Doom and Boom

01 Dec 2008Archived News Energetics in the News

PUBLISHED: Ethical Investor Magazine - By Tony Cooper, Managing Director, Energetics Pty Ltd. Tony talks about the industries that are set to blossom and grow despite the current economic downturn.

It’s easy to get depressed about the state of the economy when we are constantly bombarded with negative news about the global and Australian economic forecast. But is the outlook all bad? Tony Cooper, Managing Director of Energetics doesn’t think so.

Although the current economic conditions are casting a dark shadow over many businesses, there are segments of the economy which are set to blossom and grow.

The doom and gloom picture being painted by many economists and business leaders needs to be examined in context. Although the economic forecast is bleak, there is some light on the horizon for businesses and professionals who position themselves to take advantage of the imminent global Green Revolution.

We need to recognise the resilience of Australia’s businesses and their ability to transform in the face of adversity. As has been proven before, as one door closes, another opens.
Right now we are on the brink of a 40 to 50 year global Green Revolution which will change the world’s economies with the same dramatic effect as the agrarian and industrial revolutions before it.

Full steam ahead

Despite the current global economic climate, it is clear the world’s leaders are still acutely focused on the issue of climate change and are now committed to address this issue in a meaningful way.
Most notably, President-elect Barack Obama has recently committed to an aggressive reduction target for his nation, pledging to reduce America’s greenhouse gas emissions by 80 per cent by 2050.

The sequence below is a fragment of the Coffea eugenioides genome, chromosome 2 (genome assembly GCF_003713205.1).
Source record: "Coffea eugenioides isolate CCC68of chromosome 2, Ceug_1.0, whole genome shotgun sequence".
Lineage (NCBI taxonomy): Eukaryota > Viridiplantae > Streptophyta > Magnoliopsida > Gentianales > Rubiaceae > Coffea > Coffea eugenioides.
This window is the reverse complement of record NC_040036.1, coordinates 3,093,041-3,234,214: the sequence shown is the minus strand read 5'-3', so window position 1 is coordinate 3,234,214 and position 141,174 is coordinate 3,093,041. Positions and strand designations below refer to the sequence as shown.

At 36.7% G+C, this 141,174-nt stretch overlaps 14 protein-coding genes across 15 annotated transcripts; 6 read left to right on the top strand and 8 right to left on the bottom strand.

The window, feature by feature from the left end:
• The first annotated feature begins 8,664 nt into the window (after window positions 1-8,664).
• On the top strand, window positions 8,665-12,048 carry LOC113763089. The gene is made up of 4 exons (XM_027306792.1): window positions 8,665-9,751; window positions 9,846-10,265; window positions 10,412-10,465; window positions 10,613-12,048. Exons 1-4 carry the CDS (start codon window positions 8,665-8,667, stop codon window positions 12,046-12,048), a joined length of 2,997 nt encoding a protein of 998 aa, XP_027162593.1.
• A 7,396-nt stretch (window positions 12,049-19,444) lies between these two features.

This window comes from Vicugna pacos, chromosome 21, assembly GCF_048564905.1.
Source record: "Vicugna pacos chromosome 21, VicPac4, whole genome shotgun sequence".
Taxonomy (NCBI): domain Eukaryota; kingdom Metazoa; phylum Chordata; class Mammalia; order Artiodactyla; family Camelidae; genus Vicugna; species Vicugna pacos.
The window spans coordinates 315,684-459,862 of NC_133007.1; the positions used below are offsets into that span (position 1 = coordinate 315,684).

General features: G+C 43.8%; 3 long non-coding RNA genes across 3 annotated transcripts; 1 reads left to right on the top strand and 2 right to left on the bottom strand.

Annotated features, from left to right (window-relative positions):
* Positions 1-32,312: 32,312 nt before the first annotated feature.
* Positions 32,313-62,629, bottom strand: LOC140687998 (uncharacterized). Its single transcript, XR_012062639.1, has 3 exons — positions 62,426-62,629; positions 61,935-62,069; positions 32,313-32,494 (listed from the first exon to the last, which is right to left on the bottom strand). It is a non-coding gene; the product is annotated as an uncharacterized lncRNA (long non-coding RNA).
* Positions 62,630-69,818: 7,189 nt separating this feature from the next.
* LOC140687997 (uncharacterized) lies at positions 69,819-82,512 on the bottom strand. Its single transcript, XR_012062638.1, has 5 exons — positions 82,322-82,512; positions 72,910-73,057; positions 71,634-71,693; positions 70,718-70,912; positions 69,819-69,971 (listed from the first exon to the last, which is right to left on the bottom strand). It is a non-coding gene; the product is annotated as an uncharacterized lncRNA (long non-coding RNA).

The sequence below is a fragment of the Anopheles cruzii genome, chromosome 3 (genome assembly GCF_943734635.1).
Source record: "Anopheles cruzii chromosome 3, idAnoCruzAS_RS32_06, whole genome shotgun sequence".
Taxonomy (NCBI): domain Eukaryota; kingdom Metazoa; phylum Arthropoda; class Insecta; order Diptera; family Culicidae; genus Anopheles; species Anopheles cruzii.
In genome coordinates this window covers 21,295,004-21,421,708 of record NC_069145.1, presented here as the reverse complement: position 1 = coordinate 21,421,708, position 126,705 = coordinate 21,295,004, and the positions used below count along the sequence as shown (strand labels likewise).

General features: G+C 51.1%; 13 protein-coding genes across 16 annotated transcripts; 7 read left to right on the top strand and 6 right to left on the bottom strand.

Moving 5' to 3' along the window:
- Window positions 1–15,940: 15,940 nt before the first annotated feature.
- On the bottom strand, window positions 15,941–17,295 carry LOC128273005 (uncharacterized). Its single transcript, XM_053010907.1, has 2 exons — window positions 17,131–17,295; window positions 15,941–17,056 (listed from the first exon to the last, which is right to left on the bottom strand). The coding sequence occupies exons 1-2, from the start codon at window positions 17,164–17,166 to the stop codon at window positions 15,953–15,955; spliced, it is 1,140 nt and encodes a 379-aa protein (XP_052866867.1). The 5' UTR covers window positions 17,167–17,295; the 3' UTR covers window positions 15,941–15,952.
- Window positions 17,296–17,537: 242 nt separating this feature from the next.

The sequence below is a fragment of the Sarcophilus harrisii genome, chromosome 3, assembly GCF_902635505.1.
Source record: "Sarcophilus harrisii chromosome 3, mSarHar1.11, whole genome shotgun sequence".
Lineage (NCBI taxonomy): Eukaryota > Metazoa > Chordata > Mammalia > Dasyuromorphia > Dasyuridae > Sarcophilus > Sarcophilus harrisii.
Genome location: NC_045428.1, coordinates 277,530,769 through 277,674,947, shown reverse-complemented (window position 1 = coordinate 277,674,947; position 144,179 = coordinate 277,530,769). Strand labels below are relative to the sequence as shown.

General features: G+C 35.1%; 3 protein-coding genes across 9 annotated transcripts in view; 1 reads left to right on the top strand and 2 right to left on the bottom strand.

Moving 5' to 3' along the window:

The new American President has also indicated that his administration will invest $150 billion in new energy-saving technologies.
At home, the Rudd government is showing every sign that it will remain strongly committed to the introduction of an emissions trading scheme (the Carbon Pollution Reduction Scheme) by 2010.

Furthermore, Australia’s government is prepared to underwrite and invest in the nation’s green economy with programs such as the Renewable Energy Fund (REF), the Energy Innovation Fund (EIF) and the National Clean Coal Fund (NCCF), to name but a few.
In addition to government spending programs, the private sector has already invested and continues to invest in the green economy through major infrastructure projects.

Australia’s energy industry is undergoing significant change to reflect the rise of the green economy. Putting a price on carbon will drive this in part.

The Australian Bureau of Agricultural and Resource Economics (ABARE) recently reported that there are renewable energy projects worth almost $2 billion dollars in advanced stages of development. In addition, there are 92 renewable energy generation projects around Australia in the preliminary stages of development.

The continued rise in popularity and presence in the market of sustainable investment funds means that companies who imbed sustainability principles into their business model will attract great levels of capital investment.
In short, the green economy will drive Australia’s future economic growth.

The winners

While many industry sectors will inevitably suffer in the current economic climate, those in the green sector are likely to boom. The emergence of the green class or green collar workers is gaining momentum.
There is now ample anecdotal evidence that jobs servicing the green industry are booming despite an overall softening in the Australian employment market.

We have already seen a significant uptake of green jobs. For example, close to 50 per cent of the top 100 companies on the ASX now have either an energy, carbon and / or sustainability manager in place. That was unheard of just a short time ago.